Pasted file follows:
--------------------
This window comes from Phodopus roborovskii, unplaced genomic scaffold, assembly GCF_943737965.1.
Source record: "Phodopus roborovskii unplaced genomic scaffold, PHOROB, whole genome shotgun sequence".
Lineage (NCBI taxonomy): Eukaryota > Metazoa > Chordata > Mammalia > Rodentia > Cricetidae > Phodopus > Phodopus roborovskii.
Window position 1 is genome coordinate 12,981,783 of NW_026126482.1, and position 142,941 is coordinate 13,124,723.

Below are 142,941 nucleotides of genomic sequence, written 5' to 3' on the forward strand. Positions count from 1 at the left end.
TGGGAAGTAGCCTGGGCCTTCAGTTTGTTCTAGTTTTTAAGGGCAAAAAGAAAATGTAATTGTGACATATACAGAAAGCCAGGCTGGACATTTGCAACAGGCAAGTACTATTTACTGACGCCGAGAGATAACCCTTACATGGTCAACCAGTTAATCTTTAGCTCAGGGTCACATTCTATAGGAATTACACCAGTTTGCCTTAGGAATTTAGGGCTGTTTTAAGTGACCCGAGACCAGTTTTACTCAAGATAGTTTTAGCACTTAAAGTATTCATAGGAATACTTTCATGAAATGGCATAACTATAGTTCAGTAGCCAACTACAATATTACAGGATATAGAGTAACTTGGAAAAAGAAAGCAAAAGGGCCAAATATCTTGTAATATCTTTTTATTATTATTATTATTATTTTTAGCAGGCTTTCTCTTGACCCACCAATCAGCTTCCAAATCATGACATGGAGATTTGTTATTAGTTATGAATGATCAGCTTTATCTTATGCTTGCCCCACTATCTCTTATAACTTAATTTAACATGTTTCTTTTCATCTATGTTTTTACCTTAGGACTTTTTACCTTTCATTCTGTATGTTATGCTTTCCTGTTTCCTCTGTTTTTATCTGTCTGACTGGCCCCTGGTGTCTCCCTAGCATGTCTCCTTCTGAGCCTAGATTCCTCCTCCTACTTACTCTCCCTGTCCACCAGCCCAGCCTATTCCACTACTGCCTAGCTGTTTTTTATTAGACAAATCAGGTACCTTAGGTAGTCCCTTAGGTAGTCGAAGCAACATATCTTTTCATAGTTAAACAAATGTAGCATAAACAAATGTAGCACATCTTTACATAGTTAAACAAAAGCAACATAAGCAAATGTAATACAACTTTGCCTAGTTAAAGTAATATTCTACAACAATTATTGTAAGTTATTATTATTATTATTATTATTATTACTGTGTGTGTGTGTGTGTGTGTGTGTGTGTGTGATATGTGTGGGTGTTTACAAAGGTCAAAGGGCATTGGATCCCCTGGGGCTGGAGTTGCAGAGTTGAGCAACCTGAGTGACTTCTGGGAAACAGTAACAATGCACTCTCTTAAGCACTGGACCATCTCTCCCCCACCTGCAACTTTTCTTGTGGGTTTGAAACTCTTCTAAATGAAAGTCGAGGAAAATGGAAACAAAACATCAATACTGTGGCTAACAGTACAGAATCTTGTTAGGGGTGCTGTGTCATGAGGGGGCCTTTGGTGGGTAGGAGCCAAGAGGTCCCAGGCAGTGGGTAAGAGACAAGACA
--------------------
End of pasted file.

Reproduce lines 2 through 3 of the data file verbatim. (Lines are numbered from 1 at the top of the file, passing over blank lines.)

Source record: "Phodopus roborovskii unplaced genomic scaffold, PHOROB, whole genome shotgun sequence".
Lineage (NCBI taxonomy): Eukaryota > Metazoa > Chordata > Mammalia > Rodentia > Cricetidae > Phodopus > Phodopus roborovskii.